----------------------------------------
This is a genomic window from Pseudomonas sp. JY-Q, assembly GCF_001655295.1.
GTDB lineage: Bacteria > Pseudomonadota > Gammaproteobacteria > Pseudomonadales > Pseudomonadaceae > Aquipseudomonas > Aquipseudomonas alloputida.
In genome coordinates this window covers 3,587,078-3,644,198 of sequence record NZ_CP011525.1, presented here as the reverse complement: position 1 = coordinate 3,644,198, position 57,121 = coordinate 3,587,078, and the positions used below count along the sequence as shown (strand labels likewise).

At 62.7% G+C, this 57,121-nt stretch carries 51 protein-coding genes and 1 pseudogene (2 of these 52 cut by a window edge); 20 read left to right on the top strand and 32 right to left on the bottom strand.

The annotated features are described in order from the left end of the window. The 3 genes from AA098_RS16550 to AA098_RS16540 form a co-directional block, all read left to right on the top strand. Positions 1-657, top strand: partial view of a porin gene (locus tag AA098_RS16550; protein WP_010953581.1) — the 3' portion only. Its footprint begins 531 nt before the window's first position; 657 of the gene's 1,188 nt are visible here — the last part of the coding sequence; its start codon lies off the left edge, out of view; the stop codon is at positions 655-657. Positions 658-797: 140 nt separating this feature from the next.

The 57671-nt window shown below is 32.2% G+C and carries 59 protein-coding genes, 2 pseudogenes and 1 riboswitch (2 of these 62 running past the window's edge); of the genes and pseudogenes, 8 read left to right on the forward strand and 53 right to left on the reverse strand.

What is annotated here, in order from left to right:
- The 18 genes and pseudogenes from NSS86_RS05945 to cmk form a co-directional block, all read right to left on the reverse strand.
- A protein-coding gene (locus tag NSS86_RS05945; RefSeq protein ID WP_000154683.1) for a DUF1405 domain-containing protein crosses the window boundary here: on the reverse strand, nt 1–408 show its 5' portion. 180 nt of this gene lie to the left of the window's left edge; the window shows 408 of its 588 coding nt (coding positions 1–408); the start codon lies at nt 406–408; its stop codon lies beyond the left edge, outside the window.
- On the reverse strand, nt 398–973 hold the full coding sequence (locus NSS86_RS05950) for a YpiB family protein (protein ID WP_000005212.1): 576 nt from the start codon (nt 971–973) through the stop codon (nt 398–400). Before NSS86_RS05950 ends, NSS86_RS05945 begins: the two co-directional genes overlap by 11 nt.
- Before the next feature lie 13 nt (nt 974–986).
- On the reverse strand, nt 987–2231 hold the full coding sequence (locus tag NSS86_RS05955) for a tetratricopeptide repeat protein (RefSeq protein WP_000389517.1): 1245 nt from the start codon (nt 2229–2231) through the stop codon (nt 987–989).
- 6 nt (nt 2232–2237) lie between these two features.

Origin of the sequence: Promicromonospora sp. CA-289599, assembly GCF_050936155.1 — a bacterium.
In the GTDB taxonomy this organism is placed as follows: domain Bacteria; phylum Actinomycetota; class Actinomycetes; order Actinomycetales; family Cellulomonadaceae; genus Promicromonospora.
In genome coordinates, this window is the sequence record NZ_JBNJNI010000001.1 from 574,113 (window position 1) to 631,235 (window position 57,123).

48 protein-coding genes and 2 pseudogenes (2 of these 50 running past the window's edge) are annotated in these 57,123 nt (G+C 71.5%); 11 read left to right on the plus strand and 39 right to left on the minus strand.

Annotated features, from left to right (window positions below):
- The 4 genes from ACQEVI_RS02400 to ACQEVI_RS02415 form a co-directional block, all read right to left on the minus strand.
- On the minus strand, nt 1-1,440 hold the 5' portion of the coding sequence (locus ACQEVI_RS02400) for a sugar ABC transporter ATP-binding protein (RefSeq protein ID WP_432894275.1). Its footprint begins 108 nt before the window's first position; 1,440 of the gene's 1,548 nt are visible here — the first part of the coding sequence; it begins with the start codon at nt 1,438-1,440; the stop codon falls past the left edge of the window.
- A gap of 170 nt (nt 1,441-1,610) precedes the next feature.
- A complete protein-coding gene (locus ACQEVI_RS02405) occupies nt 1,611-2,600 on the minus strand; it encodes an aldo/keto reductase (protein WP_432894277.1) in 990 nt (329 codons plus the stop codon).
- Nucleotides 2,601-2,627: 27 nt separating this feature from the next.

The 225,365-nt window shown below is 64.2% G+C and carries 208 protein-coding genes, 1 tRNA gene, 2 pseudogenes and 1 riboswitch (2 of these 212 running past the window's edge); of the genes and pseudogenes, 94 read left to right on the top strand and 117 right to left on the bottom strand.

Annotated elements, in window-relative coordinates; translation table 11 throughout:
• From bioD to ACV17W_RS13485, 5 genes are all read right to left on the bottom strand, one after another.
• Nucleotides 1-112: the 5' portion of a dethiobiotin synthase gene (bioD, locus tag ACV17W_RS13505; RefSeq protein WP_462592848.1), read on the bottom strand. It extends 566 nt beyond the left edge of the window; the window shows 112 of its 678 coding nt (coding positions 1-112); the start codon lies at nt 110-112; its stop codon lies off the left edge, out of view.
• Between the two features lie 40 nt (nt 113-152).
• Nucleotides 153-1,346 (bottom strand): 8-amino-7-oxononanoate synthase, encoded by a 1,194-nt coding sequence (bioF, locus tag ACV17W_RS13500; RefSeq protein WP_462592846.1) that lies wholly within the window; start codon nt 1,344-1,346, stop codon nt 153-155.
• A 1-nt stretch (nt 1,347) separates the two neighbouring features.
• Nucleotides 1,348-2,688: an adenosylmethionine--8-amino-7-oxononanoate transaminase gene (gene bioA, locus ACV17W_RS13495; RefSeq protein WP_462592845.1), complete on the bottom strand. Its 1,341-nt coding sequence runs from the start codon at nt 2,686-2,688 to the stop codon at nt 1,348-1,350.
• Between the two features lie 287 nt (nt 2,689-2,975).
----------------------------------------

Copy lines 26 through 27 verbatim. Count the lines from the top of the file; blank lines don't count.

• From bioD to ACV17W_RS13485, 5 genes are all read right to left on the bottom strand, one after another.
• Nucleotides 1-112: the 5' portion of a dethiobiotin synthase gene (bioD, locus tag ACV17W_RS13505; RefSeq protein WP_462592848.1), read on the bottom strand. It extends 566 nt beyond the left edge of the window; the window shows 112 of its 678 coding nt (coding positions 1-112); the start codon lies at nt 110-112; its stop codon lies off the left edge, out of view.